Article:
News broke yesterday that U.S. federal prosecutors charged eight people, including two Cambodian government officials, with an international monkey smuggling operation that poached hundreds of endangered macaques from the wild in Southeast Asia and shipped them to the United States.
Masphal Kry, 46, deputy director for wildlife and biodiversity at the Cambodian Forest Service, was arrested Wednesday at New York’s John F. Kennedy International Airport, the U.S. Attorney’s Office for the Southern District of Florida said in a statement.
That led to the unseal of an indictment against an alleged wild monkey smuggling ring involving eight suspects. They include Omaliss Keo, 58, director of the Cambodian Forest Service, and six members of a “major primate supply organization” based in Hong Kong and Cambodia. The six are James Man Sang Lau, 64, from Hong Kong; Liu Dickson, 29, from Hong Kong; Sunny Chan from Hong Kong; Raphael Cheung Man, 71, from Cambodia; Sarah Yeung from Cambodia; Hing Ip Chung, 61.
The eight were each charged with one count of conspiracy and seven counts of smuggling. If convicted, they face up to five years in prison on the conspiracy count and up to 20 years on each count of smuggling.
Together, the alleged conspirators captured wild long-tailed macaques in national parks and reserves in Cambodia and cleaned them through the local offices of the Ministry of Agriculture, Forestry and Fisheries (MAFF) and the Convention on International Trade in Endangered Species of Wild Fauna and Flora (CITES), A major wildlife conservation treaty. Equipped with falsified CITES documents, the monkeys were then exported to the United States and falsely labeled as captive-bred. “To allow for a collection quota of 3,000 ‘unofficial’ monkeys, MAFF officials received cash payments,” the statement said.
“When these animals are removed from their natural habitat and sold illegally in the United States and elsewhere, wild long-tailed macaque populations, as well as the health and well-being of the American public, are at risk,” Edward Grace, U.S. Fish and Wildlife Enforcement the bureau chief said in a statement.
The U.S. statement said Vanny Resources Holdings, a Hong Kong-based company that breeds monkeys for research, played a key role in the scheme. Led by James and Dickson Lau, the company “conspired with black market collectors and corrupt officials in Cambodia” to acquire macaques and export them to the United States and other destinations. In particular, the indictment alleges that between December 2017 and September of this year, Masphal Kry helped bring captive wild macaques to Vanny Resources Holdings, and sometimes brought them himself to Vanny Resources Holdings.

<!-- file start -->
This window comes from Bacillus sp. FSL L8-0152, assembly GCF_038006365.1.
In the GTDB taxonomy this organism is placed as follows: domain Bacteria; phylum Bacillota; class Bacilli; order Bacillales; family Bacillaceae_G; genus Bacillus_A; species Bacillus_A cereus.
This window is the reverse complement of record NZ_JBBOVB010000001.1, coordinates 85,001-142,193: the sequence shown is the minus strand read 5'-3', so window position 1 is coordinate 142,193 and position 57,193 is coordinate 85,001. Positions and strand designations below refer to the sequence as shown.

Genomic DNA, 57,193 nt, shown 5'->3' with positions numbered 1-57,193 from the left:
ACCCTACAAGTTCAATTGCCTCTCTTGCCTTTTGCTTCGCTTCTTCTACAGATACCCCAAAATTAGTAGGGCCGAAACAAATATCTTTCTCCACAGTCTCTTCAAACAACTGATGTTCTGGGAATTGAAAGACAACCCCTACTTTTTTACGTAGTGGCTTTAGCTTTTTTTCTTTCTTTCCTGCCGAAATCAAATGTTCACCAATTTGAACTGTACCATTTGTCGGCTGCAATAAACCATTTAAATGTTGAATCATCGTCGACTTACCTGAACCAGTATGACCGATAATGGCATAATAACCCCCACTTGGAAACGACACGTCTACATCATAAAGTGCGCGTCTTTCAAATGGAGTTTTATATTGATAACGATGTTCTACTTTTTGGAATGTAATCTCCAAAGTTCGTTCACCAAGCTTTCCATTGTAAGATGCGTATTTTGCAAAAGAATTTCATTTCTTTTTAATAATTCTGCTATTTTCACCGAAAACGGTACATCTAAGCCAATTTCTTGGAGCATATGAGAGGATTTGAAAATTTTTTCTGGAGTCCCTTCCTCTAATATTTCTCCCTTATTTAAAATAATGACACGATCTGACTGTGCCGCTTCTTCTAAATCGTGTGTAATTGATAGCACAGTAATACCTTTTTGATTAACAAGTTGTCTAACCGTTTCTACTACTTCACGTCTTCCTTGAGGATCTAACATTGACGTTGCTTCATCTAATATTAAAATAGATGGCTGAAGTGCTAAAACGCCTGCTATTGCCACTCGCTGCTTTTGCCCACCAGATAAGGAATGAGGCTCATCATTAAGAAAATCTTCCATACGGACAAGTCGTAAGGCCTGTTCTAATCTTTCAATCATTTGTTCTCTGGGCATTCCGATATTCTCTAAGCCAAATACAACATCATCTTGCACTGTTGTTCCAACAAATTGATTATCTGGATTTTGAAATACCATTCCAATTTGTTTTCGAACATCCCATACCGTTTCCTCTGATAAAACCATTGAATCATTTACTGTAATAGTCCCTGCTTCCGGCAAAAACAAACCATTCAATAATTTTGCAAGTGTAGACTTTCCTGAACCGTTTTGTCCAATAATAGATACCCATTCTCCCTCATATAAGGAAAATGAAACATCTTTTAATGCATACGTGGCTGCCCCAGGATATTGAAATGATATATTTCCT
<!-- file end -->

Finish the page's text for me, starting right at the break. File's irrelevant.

The indictment reveals Cambodia’s shocking and brazen use of conservation agencies to facilitate the trafficking of endangered species, which is sadly not surprising given the Forestry Service’s record.
The government was formed under MAFF in 2003 to enforce a new forestry law that the government narrowly passed the previous year, following a decade of pressure from foreign donor governments to crack down on illegal logging.
In 2007, London-based watchdog Global Witness published a report saying that shortly after its formation, the FA’s then chairman, Thai Sukorn, and agriculture minister Sharon Tan “illegally sold” some 500 million dollars to the new government. jobs. After paying up to $30,000 to secure a job, successful candidates are required to pay half of their earnings to their superiors, the report said.
Unsurprisingly, the only way to recoup those costs is to develop the resources these officials have sworn to protect. In fact, the Global Witness report suggests that this is exactly what was intended. Not surprisingly, the report was banned in Cambodia when it was released, detailing the roles MAFF and FA played in the operations of Seng Keang Import Export Co. Ltd., which regulators described at the time as Cambodia’s “strongest Big logging syndicates” have ties to figures close to Prime Minister Hun Sen, including his cousin Dy Chouch.
In 2010, Hun Sen fired Ty Sokhun’s head of FA and transferred him to another position at MAFF due to negative publicity over logging. But he was never punished in any way for helping facilitate illegal logging.
The actions detailed in the Global Witness report are characteristic of the way power operates in contemporary Cambodia, where chains of individual patronage ties link the grassroots to the halls of power, bypassing or overriding existing state institutions. In this fluid arrangement, money passes upwards and protections extend downwards, which is why low-level criminals almost never face accountability in Cambodia.
All of this makes it very unlikely that Masphal Kry and Omaliss Keo were conducting monkey smuggling in isolation without the knowledge of MAFF’s superiors. It’s also unlikely that profits from the business haven’t been passed up in the historic fashion. In the absence of further evidence, it is impossible to determine how far the responsibility extends to protect the customer “tree”, but whatever the facts, it is unlikely that the Cambodian government will take any meaningful responsibility now that this smuggling operation has come to light.